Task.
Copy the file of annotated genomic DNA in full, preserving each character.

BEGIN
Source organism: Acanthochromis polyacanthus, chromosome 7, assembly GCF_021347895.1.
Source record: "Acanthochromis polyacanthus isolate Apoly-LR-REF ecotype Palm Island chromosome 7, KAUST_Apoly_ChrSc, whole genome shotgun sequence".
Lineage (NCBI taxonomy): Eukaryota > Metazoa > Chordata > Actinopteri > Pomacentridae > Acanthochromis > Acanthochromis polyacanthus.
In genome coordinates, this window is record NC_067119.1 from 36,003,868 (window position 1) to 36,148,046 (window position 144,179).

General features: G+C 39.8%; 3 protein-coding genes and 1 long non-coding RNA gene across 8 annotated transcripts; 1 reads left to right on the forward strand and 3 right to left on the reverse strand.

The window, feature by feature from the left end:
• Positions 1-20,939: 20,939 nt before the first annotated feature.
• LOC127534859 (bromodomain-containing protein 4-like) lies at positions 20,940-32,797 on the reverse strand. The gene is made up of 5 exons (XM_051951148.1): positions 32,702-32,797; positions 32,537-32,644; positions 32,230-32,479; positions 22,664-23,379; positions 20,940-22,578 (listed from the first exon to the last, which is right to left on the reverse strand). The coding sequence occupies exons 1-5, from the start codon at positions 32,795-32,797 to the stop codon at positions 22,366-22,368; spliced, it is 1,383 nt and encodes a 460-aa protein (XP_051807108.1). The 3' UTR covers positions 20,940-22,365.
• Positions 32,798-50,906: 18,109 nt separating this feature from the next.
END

Source organism: Acanthochromis polyacanthus, chromosome 7, assembly GCF_021347895.1.
Source record: "Acanthochromis polyacanthus isolate Apoly-LR-REF ecotype Palm Island chromosome 7, KAUST_Apoly_ChrSc, whole genome shotgun sequence".
Lineage (NCBI taxonomy): Eukaryota > Metazoa > Chordata > Actinopteri > Pomacentridae > Acanthochromis > Acanthochromis polyacanthus.
In genome coordinates, this window is record NC_067119.1 from 36,003,868 (window position 1) to 36,148,046 (window position 144,179).

General features: G+C 39.8%; 3 protein-coding genes and 1 long non-coding RNA gene across 8 annotated transcripts; 1 reads left to right on the forward strand and 3 right to left on the reverse strand.

The window, feature by feature from the left end:
• Positions 1-20,939: 20,939 nt before the first annotated feature.
• LOC127534859 (bromodomain-containing protein 4-like) lies at positions 20,940-32,797 on the reverse strand. The gene is made up of 5 exons (XM_051951148.1): positions 32,702-32,797; positions 32,537-32,644; positions 32,230-32,479; positions 22,664-23,379; positions 20,940-22,578 (listed from the first exon to the last, which is right to left on the reverse strand). The coding sequence occupies exons 1-5, from the start codon at positions 32,795-32,797 to the stop codon at positions 22,366-22,368; spliced, it is 1,383 nt and encodes a 460-aa protein (XP_051807108.1). The 3' UTR covers positions 20,940-22,365.
• Positions 32,798-50,906: 18,109 nt separating this feature from the next.